Excellence in Special Education

Adapted from an article written by Michael J, Opuda, PhD, Special Education Consultant; originally appearing in the MADSEC Newsletter, the newsletter of the Maine Administrators of Services for Children with Disabilities, Fall, 2002-03. Used with permission.

“Move America’s special education system from a culture of compliance [with the law], to a culture of accountability for results.” This was the charge President George W. Bush made to the President’s Commission on Excellence in Special Education on October 2, 2001. On July 1, 2002, the Commission issued its long awaited report, one that will frame the Congressional debate on the reauthorization of the Individuals with Disabilities Education Act (IDEA).

“The ultimate test of the value of special education is that, once identified, children [with disabilities] close the gap with their peers. That’s what accountability for results is all about,” according to the report.

The Commission issued nine major findings:

  1. The current special education system often places process above results, and bureaucratic compliance above student achievement, excellence, and outcomes.
  2. The current system uses an antiquated model that waits for a child to fail, instead of a model based on prevention and intervention.
  3. Children placed in special education are general education children first. General education and special education share responsibilities for children with disabilities.
  4. When a child fails to make progress in special education, parents have inadequate options and little recourse.
  5. The culture of compliance has often developed from the pressures of litigation, diverting much energy of the public schools’ first mission: educating every child.
  6. Many of the current methods of identifying children with disabilities lack validity. As a result, thousands of children are misidentified every year, while many others are not identified early enough or at all.
  7. Children with disabilities require to be prompted to engage with these materials in order for the materials to compete with the sensory consequences of stereotypy.
  8. The current system does not always embrace or implement evidence-based practices.
  9. The focus on compliance and bureaucratic imperatives in the current system, instead of academic achievement and social outcomes, fails too many children with disabilities.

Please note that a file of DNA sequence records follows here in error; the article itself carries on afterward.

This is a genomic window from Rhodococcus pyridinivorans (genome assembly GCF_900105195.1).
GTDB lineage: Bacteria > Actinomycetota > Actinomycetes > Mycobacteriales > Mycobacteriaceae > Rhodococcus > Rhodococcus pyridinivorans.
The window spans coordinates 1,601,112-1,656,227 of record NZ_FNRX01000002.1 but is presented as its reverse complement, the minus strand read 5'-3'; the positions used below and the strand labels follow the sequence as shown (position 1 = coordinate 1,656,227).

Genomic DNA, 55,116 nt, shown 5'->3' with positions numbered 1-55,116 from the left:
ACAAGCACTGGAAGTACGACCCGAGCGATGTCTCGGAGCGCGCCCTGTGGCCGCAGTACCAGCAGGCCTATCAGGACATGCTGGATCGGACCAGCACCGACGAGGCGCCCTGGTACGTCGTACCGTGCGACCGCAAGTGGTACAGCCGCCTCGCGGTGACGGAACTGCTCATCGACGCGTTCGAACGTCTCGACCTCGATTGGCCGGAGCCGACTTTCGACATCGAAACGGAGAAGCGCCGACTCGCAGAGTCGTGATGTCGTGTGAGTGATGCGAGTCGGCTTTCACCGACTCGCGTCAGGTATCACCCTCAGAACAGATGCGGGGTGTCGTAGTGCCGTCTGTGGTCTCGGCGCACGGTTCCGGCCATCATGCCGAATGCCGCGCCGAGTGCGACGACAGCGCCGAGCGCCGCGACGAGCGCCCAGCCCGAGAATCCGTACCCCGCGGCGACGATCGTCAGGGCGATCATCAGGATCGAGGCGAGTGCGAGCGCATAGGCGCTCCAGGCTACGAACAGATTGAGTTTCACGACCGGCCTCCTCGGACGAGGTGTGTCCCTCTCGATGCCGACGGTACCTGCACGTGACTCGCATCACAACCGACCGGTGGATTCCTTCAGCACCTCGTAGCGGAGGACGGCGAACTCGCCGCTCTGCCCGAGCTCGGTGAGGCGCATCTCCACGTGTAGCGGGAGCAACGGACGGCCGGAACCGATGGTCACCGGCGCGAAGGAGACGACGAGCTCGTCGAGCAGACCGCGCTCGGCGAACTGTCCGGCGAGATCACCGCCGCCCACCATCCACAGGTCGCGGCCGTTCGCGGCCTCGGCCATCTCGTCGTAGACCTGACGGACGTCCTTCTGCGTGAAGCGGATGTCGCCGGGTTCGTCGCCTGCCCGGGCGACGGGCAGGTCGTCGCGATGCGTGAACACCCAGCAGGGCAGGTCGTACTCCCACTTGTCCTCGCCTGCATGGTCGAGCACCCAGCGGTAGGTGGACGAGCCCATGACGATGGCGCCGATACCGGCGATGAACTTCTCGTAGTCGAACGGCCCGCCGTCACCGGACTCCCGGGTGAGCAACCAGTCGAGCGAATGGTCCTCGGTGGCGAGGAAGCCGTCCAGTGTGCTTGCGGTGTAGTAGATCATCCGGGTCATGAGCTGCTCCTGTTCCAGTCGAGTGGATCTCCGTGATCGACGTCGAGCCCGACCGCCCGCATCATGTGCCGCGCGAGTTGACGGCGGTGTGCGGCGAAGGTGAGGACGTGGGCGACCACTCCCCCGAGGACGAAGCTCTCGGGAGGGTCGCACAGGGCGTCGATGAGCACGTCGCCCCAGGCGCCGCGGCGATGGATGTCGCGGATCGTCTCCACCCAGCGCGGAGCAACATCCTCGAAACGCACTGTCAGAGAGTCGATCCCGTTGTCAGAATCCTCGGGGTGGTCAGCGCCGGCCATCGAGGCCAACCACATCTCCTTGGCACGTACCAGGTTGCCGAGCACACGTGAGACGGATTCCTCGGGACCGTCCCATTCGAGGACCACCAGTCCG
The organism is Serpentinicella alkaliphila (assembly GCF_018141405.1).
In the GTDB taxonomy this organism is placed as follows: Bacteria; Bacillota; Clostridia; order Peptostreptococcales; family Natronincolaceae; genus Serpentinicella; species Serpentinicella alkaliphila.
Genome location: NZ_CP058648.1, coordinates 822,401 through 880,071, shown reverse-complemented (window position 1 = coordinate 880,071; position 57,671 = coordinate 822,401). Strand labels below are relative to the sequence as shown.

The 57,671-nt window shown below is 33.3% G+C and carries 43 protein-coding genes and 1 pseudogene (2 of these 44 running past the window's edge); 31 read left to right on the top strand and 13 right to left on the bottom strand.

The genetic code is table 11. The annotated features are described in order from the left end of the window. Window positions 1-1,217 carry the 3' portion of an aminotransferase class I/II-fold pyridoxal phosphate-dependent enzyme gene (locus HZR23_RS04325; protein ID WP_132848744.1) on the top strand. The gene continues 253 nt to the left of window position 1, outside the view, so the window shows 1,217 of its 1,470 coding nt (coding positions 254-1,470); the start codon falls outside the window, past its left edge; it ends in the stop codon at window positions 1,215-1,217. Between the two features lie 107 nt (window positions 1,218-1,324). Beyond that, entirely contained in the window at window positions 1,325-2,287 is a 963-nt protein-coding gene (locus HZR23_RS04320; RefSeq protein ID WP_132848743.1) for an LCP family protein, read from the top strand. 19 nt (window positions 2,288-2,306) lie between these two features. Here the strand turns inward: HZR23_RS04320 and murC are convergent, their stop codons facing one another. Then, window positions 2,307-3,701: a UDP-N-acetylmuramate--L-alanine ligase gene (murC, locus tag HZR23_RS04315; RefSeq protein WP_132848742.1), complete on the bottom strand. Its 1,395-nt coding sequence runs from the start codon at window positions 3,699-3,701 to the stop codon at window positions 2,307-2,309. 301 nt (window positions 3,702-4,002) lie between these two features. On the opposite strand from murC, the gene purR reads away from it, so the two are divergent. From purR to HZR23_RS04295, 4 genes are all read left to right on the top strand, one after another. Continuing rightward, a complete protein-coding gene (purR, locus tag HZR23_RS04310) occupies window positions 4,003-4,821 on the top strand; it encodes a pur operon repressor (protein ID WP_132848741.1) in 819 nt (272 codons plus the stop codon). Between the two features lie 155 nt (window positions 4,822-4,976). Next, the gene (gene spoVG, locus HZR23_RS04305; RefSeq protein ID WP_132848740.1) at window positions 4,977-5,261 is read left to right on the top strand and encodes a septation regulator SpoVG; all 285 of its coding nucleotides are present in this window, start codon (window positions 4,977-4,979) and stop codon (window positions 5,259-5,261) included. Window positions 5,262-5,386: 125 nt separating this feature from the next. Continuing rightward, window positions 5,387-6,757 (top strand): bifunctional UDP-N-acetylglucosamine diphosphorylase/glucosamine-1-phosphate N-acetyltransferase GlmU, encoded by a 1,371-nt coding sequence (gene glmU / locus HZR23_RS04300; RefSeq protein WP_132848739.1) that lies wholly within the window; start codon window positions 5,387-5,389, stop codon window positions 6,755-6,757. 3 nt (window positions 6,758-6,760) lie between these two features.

In response to these findings, the Commission concluded “we must insist on high academic standards and excellence, press for accountability for results at all levels, ensure yearly progress, empower and trust parents, support and enhance teacher quality, and encourage educational reforms based upon scientifically rigorous research. In addition, we must…implement scientifically based instructional practices.”

The Commission also made three broad recommendations, which form the foundation of their report:

  1. Focus on results—not on process.
  2. Embrace a model of prevention, not a model of failure.
  3. Consider children with disabilities as general education children first.

While simply stated, these recommendations are, upon analysis, potentially complex. For example, will schools be “held harmless for procedural violations when the school can
demonstrate positive results for a child? How will schools distinguish between the student who is “truly disabled,” and the student who just needs a little more time to learn? What safeguards are needed to ensure scientifically based methods are utilized, rather than interventions founded upon pseudo-science, testimonials, hopes, beliefs and wishes? How and at what rate will general and special educators be provided with the training and support they need to work with students with disabilities? How will special education integrate with the broader issues of the child’s home, community and life-long needs?

These and many other questions will surface in the coming months as Congress, the Bush Administration, advocates and educational professionals work to amend the Individuals with Disabilities Education Act.

Large portions of the text in this article are reproduced verbatim from the report A New Era: Revitalizing Special Education for Children and Their Families. Other portions have been abridged or re-worded for length.

This article originally appeared in an issue of “Science in Autism Treatment”, the newsletter of the Association for Science in Autism Treatment (ASAT). It may not be republished or reprinted without advance permission from ASAT. For reprint permission please contact reprints@.asatonline.org